Human immunodeficiency virus reverse transcriptase and protease sequence database.

Division of Infectious Diseases, Department of Medicine, Stanford University, Stanford, CA 94305, USA.
Nucleic Acids Research (Impact Factor: 8.81). 02/2003; 31(1):298-303.
Source: PubMed

ABSTRACT The HIV reverse transcriptase and protease sequence database is an on-line relational database that catalogues evolutionary and drug-related sequence variation in the human immunodeficiency virus (HIV) reverse transcriptase (RT) and protease enzymes, the molecular targets of antiretroviral therapy ( The database contains a compilation of nearly all published HIV RT and protease sequences, including submissions to GenBank, sequences published in journal articles and sequences of HIV isolates from persons participating in clinical trials. Sequences are linked to data about the source of the sequence, the antiretroviral drug treatment history of the person from whom the sequence was obtained and the results of in vitro drug susceptibility testing. Sequence data on two new molecular targets of HIV drug therapy--gp41 (cell fusion) and integrase--will be added to the database in 2003.

  • [Show abstract] [Hide abstract]
    ABSTRACT: The effects on virus viability and reverse transcriptase (RT) function of substituting Trp for Tyr or Phe residues within the polymerase domain of human immunodeficiency virus type 1 (HIV-1) RT have been analyzed with an infectious HIV-1 clone. Viruses containing mutations Y56W, F61W, F87W, F116W, Y127W, Y144W, F171W, Y181W, Y183W, Y188W, F227W, or Y232W in their RT-coding regions were viable and showed replication capacities similar or slightly reduced in comparison with the wild-type HIV-1. However, RTs bearing mutations F77W or Y146W had a dNTP-binding defect, rendering nonviable viruses. HIV-1 carrying RT mutations F124W or F130W replicated very poorly, but compensatory changes (K83R for F124W, and T58S for F130W) were selected upon passaging the virus in cell culture. The amino acid substitution F130W diminishes the stability of the 51-kDa subunit of the RT (p51) and impairs polyprotein processing in virus-infected cells, an effect that can be mitigated when T58S is found in p51.
    Virology 05/2004; DOI:10.1016/S0042-6822(04)00257-0 · 3.28 Impact Factor
  • [Show abstract] [Hide abstract]
    ABSTRACT: Background South Africa has a generalized and explosive HIV/AIDS epidemic with the largest number of people infected with HIV-1 in the world. Molecular investigations of HIV-1 diversity can help enhance interventions to contain and combat the HIV/AIDS epidemic. However, many studies of HIV-1 diversity in South Africa tend to be limited to the major metropolitan centers and their surrounding provinces. Hardly any studies of HIV diversity have been undertaken in Mpumalanga Province, and this study sought to investigate the HIV-1 diversity in this province, as well as establish the occurrence and extent of transmitted antiretroviral drug resistance mutations. Methods HIV-1 gag p24, pol p10 and p66/p51, pol p31 and env gp41 gene fragments from 43 participants were amplified and sequenced. Quality control on the sequences was carried out using the LANL QC online tool. HIV-1 subtype was preliminary assigned using the REGA 3.0 and jpHMM online tools. Subtype for the pol gene fragment was further designated using the SCUEAL online tool. Phylogenetic analysis was inferred using the Maximum Likelihood methods in MEGA version 6. HIV-1 antiretroviral drug resistance mutations were determined using the Stanford database. Results Phylogenetic analysis using Maximum Likelihood methods indicated that all sequences in the study clustered with HIV-1 subtype C. The exception was one putative subtype BC unique recombinant form. Antiretroviral drug resistance mutations K103N and E138A were also detected, indicating possible transmission of anti-retroviral drug resistance mutations. Conclusions The phylogenetic analysis of the HIV sequences revealed that, by 2009, patients in the Bushbuckridge, Mpumalanga were predominantly infected with HIV-1 subtype C. However, the generalized, explosive nature of the HIV/AIDS epidemic in South Africa, in the context of extensive mobility by South Africans who inhabit rural areas, renders the continued molecular monitoring and surveillance of the epidemic imperative. Electronic supplementary material The online version of this article (doi:10.1186/s12985-015-0244-1) contains supplementary material, which is available to authorized users.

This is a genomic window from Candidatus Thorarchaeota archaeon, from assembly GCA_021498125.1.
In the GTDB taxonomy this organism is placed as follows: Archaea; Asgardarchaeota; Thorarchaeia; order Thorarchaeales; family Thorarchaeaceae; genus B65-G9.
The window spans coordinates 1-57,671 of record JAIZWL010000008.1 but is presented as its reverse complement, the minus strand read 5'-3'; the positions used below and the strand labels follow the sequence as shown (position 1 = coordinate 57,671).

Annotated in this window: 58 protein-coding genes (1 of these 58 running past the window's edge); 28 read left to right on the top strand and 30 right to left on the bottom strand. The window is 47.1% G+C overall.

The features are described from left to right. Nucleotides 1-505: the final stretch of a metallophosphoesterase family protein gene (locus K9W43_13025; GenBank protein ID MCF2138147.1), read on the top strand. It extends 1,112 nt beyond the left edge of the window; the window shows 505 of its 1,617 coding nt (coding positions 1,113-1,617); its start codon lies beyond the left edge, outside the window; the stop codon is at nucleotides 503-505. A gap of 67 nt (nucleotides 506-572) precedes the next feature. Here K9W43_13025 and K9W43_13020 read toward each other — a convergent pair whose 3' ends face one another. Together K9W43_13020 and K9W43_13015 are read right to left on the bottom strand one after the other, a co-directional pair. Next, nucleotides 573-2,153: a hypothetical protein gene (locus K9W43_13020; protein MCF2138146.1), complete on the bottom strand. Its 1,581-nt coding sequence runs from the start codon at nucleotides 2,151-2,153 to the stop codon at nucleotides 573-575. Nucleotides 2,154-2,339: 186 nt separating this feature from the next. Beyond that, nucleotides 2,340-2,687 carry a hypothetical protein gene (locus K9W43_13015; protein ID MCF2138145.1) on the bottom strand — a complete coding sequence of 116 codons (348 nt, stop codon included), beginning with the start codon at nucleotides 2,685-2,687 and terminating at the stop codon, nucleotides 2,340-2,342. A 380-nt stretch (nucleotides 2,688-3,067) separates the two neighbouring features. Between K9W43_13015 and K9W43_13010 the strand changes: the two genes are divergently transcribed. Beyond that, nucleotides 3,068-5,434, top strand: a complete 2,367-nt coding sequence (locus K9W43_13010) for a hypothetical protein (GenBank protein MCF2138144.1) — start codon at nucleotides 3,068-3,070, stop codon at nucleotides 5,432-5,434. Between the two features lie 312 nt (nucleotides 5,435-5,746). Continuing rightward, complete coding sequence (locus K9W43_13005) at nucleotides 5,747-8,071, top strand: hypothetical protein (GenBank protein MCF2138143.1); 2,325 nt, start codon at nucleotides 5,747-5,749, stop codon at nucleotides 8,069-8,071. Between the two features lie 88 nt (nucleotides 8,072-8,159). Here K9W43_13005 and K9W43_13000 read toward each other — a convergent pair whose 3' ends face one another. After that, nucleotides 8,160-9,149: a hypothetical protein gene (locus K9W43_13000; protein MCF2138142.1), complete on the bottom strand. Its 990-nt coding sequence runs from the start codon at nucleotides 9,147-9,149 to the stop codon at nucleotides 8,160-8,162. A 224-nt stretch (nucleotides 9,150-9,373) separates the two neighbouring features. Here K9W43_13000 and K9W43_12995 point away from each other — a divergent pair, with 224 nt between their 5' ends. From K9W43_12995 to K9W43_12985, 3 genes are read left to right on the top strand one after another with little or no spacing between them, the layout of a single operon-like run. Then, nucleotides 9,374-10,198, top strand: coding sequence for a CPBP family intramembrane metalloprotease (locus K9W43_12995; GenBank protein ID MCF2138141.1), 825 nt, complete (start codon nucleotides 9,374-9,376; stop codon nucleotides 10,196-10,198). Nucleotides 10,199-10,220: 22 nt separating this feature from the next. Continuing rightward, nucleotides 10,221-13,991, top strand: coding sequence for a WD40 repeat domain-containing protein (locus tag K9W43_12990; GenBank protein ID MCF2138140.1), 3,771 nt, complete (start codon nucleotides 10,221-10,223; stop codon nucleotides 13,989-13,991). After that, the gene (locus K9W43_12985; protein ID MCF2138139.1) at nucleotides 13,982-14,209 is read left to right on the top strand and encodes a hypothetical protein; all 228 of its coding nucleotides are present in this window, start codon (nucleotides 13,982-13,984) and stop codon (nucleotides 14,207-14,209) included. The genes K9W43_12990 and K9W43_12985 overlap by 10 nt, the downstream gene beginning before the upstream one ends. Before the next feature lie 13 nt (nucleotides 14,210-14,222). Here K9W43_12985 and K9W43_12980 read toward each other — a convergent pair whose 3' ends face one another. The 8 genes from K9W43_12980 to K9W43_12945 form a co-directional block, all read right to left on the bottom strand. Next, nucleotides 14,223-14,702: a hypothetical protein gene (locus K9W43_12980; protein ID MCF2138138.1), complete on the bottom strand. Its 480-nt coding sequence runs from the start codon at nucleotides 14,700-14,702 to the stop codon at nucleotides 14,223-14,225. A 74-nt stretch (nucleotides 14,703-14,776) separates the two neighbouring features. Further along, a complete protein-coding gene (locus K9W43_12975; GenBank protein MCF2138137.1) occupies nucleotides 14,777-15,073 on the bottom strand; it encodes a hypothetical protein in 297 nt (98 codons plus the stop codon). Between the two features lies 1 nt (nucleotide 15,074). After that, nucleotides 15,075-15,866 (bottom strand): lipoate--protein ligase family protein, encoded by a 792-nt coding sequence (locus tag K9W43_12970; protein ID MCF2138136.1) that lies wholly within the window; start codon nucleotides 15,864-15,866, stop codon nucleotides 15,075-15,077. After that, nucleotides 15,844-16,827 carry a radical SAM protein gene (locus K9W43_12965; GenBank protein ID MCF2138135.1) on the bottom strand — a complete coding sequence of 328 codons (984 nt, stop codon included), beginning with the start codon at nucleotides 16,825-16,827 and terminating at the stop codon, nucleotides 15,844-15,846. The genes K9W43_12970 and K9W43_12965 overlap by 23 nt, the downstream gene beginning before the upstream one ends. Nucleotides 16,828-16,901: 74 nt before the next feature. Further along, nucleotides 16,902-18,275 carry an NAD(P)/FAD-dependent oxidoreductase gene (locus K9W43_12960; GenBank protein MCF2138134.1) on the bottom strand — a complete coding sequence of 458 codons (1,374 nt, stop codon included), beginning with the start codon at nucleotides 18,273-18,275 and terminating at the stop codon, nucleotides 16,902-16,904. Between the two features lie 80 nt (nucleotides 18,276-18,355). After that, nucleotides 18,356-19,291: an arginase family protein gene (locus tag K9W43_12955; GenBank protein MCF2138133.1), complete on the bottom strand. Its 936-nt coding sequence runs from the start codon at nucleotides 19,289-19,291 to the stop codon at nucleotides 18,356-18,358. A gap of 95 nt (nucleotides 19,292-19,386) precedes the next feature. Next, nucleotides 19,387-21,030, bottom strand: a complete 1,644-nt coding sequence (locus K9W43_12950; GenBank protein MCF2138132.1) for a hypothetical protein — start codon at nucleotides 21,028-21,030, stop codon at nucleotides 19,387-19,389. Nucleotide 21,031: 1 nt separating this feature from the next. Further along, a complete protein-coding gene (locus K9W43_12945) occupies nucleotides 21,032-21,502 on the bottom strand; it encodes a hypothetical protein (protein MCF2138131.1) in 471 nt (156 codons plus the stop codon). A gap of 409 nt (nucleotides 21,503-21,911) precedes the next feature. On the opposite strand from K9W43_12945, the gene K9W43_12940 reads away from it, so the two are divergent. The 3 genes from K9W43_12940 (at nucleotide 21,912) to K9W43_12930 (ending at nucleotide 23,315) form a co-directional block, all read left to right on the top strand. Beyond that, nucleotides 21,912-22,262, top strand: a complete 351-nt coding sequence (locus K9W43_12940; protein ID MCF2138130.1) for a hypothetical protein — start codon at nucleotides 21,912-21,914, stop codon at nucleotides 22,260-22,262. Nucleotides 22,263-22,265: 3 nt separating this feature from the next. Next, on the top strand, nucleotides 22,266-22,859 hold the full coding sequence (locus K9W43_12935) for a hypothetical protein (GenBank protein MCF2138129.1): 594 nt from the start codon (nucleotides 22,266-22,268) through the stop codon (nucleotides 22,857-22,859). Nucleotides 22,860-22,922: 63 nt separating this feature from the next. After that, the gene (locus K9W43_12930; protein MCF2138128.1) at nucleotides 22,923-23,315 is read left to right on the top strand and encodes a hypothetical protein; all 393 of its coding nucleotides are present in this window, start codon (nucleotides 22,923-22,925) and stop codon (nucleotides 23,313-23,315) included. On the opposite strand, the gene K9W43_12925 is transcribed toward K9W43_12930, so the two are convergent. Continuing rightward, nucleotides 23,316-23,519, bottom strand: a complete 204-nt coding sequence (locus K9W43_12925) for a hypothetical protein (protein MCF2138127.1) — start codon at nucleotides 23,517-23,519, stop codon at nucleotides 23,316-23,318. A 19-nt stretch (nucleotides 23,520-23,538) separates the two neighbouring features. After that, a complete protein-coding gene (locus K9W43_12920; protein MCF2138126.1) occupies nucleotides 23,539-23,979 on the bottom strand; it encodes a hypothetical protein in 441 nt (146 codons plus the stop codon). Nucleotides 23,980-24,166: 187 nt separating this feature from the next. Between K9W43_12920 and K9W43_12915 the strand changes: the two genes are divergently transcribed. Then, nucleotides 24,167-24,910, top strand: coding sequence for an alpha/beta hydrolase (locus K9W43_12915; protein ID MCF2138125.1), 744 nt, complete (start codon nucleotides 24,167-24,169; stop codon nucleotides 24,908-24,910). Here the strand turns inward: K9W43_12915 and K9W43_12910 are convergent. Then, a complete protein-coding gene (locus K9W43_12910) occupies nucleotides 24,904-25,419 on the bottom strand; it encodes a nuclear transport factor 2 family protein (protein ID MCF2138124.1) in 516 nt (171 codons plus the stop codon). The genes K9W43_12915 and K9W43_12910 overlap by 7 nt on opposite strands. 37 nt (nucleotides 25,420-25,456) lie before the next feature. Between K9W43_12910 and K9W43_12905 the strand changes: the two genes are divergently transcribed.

Virology Journal 02/2015; 12(1). DOI:10.1186/s12985-015-0244-1 · 2.09 Impact Factor
  • Source
    [Show abstract] [Hide abstract]
    ABSTRACT: Background In this study, clustering was performed using a bitmap representation of HIV reverse transcriptase and protease sequences, to produce an unsupervised classification of HIV sequences. The classification will aid our understanding of the interactions between mutations and drug resistance. 10,229 HIV genomic sequences from the protease and reverse transcriptase regions of the pol gene and antiretroviral resistant related mutations represented in an 82-dimensional binary vector space were analyzed.ResultsA new cluster representation was proposed using an image inspired by microarray data, such that the rows in the image represented the protein sequences from the genotype data and the columns represented presence or absence of mutations in each protein position.The visualization of the clusters showed that some mutations frequently occur together and are probably related to an epistatic phenomenon.Conclusion We described a methodology based on the application of a pattern recognition algorithm using binary data to suggest clusters of mutations that can easily be discriminated by cluster viewing schemes.
    BMC Bioinformatics 02/2015; 16(1):35. DOI:10.1186/s12859-015-0452-0 · 2.67 Impact Factor


Available from